See blog for more photos
While in Colorado National Monument, I spotted a herd of Desert Bighorns in Fruita Canyon. They were pretty high up and not the best for photos, but among them were about 10 babies so I sat there watching them frolic in their natural habitat. I was well below them and they never showed any sign of having noticed me. As night started to take hold they retreated higher up into the canyons. Before they could get there though, they had to cross this bit, an obviously well traveled rock. Can you see the well worn path? The adults crossed with ease, the babies, however? They had lots of trouble. As you can see they were scared even to attempt it, and when they did, they would slide down the rock barely in control just able to stop themselves from a disastrous fall.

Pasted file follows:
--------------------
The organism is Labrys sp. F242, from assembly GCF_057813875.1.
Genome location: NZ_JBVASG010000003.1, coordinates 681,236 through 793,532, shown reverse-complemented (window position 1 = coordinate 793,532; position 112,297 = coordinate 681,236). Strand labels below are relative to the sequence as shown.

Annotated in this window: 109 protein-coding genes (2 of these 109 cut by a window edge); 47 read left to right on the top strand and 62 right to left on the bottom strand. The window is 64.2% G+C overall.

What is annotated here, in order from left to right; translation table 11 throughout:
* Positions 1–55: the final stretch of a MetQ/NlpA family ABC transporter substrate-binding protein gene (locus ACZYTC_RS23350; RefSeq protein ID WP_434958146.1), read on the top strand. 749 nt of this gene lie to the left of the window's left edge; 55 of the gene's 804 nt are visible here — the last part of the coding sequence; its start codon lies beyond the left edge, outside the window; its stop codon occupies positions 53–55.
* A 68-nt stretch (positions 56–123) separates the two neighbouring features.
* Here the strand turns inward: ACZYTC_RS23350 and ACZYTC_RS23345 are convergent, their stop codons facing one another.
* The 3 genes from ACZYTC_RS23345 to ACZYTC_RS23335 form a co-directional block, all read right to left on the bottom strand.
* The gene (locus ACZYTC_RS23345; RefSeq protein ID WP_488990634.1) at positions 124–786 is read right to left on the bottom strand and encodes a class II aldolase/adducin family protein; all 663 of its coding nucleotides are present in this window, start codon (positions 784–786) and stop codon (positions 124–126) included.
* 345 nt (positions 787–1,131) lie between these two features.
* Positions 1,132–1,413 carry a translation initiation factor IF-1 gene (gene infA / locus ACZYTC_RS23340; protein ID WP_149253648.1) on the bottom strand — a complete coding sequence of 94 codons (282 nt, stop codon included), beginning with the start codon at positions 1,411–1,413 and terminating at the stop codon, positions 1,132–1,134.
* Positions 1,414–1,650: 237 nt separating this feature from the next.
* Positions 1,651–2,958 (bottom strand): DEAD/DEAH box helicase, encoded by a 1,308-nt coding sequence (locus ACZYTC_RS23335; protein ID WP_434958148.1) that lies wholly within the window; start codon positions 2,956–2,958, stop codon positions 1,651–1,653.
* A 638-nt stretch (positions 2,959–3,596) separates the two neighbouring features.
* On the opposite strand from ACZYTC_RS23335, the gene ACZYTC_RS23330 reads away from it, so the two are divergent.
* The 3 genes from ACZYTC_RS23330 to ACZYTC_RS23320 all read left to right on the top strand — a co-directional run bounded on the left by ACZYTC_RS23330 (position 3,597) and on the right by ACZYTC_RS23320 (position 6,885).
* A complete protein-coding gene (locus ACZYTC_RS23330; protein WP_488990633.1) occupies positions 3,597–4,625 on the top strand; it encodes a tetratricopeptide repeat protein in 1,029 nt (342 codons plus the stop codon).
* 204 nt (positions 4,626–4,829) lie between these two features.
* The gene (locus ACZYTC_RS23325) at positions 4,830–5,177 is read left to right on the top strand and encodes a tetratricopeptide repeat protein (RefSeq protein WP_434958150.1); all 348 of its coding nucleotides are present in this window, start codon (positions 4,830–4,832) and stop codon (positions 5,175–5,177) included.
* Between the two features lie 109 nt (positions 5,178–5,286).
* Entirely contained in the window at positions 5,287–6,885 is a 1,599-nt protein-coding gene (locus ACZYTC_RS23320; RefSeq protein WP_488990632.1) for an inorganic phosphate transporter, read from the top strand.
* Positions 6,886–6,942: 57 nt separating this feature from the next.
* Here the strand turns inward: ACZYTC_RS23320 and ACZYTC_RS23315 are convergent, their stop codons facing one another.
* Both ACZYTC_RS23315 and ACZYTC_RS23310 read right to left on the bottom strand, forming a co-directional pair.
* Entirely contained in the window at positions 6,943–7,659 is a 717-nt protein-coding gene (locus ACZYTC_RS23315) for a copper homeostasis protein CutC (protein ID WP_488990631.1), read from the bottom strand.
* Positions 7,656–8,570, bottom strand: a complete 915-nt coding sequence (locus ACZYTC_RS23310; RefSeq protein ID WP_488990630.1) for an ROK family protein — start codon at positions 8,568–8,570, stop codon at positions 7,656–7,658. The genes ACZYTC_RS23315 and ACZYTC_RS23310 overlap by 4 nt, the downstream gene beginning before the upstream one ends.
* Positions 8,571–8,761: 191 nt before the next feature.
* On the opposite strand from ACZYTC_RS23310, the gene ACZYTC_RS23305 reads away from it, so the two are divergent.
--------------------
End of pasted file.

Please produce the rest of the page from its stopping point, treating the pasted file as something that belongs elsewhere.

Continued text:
They tried and failed several times, narrowly avoiding a fall each time. They ran away back towards the comfort of the stragglers in the herd, stared at the crossing filled with trepidation looking for a route over and would watch the older sheep cross while simultaneously getting in their way. They would follow the same route as the others, but couldn't even get halfway across. I was worried wondering what was going to happen? Fall? Abandonment?
Maybe 10 minutes of this and then a brave little one attempted it and went almost vertically up the rock then across instead of just across like the older ones did. This allowed it to be in a more manageable position when it started to slide back down, which it did, but through this it had enough momentum/traction to make it across! It then took off at a lightning pace up the canyon running full speed to catch up to presumably Mom. I wish I could have got that photo. It really was a last day of school run. The others spurred on by the success followed using the same tactic, failing quite a few times but all managing it in the end.
Basically the lambs got out of a slippery spot by climbing a harder route. Not often you get to see newborn animals learning in front of your eyes. I'm sure they can handle that spot with ease now.